Top Five September 17, 2015

by Glasstire September 17, 2015

This week, Christina Rees and Rainey Knudson take on single-work shows, dystopian preachers, and Japanese gardens.


sililoquy public trust1. Arthur Peña: SOLILOQUY
The Public Trust (Dallas)
September 19 – October 17
Opens September 19, 6-9PM

An exhibition of a single work by Arthur Peña. The show “challenges the viewer to engage with an artist’s work by removing familiar viewing elements such as comparison and contrast from the traditional exhibition format.”


santibanez texas gallery

2. Katia Santibañez: New Paintings
Texas Gallery (Houston)
September 10 – October 17

An exhibition of new paintings by New York-based artist Katia Santibañez. Inspired by microbiology, Santibañez’s paintings are densely patterned and draw upon forms found in nature.


Kehinde Wiley (American, b. 1977). Anthony of Padua, 2013. Oil on canvas, 72 x 60 in. (182.9 x 152.4 cm). Seattle Art Museum; gift of the Contemporary Collectors Forum, 2013.8. © Kehinde Wiley. (Photo: Max Yawney, courtesy of Roberts & Tilton, Culver City, California)

3. Kehinde Wiley: A New Republic
Modern Art Museum of Fort Worth
September 20 – January 10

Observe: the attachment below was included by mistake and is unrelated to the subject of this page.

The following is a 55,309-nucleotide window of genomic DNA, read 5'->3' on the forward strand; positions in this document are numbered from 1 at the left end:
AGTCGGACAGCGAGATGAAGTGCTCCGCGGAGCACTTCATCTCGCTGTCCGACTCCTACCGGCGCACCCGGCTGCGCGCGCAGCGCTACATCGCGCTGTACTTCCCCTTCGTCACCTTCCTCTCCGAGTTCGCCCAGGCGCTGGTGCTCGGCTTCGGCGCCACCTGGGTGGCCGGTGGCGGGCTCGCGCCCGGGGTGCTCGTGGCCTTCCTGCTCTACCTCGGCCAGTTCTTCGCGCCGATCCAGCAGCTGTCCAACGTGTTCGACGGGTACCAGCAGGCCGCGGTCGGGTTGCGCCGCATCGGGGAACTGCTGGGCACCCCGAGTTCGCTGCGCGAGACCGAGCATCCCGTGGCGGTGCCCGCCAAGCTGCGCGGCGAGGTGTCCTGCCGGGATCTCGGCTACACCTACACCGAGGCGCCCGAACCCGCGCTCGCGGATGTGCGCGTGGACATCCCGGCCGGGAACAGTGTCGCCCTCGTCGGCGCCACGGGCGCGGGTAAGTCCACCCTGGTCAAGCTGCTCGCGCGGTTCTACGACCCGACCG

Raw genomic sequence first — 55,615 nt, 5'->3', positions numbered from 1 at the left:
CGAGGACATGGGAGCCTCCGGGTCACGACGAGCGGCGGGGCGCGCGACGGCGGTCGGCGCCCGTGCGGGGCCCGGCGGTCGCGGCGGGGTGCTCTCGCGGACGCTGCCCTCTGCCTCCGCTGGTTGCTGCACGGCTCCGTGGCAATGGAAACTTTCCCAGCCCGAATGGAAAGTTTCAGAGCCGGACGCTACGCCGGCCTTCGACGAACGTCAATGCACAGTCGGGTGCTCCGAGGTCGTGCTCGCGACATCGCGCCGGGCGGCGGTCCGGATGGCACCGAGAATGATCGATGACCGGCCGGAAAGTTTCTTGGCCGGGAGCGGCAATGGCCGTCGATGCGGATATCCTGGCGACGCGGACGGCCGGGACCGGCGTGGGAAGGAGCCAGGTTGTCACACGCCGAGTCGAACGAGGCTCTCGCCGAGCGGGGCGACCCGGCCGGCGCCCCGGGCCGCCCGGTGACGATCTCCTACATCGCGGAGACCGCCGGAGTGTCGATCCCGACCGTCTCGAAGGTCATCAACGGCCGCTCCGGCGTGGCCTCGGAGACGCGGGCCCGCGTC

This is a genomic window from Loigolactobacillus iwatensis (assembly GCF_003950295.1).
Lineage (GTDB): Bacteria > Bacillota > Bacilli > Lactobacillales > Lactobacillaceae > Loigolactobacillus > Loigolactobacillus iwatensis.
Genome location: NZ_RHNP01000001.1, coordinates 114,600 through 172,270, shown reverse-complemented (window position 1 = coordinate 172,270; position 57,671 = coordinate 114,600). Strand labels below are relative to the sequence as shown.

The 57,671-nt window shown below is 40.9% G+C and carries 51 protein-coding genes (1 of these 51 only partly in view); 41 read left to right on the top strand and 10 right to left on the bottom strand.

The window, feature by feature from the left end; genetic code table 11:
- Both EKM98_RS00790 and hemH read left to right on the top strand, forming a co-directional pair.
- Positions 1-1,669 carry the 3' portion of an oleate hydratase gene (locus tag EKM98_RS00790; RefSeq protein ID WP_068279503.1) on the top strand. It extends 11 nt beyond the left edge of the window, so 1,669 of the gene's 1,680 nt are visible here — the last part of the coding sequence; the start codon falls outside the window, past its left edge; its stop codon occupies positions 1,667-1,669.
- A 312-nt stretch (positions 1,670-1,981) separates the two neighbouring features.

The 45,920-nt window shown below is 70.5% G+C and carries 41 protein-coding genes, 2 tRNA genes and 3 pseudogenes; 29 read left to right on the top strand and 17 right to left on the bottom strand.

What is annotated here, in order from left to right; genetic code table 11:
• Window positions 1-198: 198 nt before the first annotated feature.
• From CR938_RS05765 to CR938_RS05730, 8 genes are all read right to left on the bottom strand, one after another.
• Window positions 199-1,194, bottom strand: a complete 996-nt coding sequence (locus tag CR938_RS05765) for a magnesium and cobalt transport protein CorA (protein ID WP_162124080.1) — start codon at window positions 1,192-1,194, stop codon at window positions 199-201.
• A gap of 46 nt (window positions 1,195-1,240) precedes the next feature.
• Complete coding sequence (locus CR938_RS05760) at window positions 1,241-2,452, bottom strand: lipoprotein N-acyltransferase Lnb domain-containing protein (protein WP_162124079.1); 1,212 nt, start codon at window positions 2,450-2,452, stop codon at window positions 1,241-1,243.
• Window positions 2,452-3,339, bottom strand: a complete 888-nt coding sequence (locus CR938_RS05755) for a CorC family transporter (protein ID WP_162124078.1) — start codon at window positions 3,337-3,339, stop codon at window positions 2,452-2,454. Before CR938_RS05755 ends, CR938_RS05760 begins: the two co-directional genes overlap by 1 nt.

On view September 20, 10AM-5PM

An exhibition of works spanning the artist’s 14-year career. Inspired by the tradition of portraiture, Wiley’s paintings use patterning and decoration to raise issues of class, race, and gender. This exhibition has been organized by the Brooklyn Museum.


released under police informaition

4. Released Under Police Freedom of Information
The Contemporary Austin / Friends & Neighbors (Austin)
September 19, 1-4PM / 6-9PM

Work by Russell Etchen.


4411 montrose japanese gardens
5. I am Content with What I Lack–The Poetics of Japanese Gardens
4411 Montrose (Houston)
September 11 – 19

An exhibition of works inspired by the Zen Buddhist philosophy that manifests itself in the role of the Japanese Garden: to provide a place of solitude and transcendence from the mundane world. This exhibition is curated by Christine Starkman from the MFAH and features work by Keiji Asakura, Terry Hagiwara, Mari Omori, and Masaru Takiguchi.

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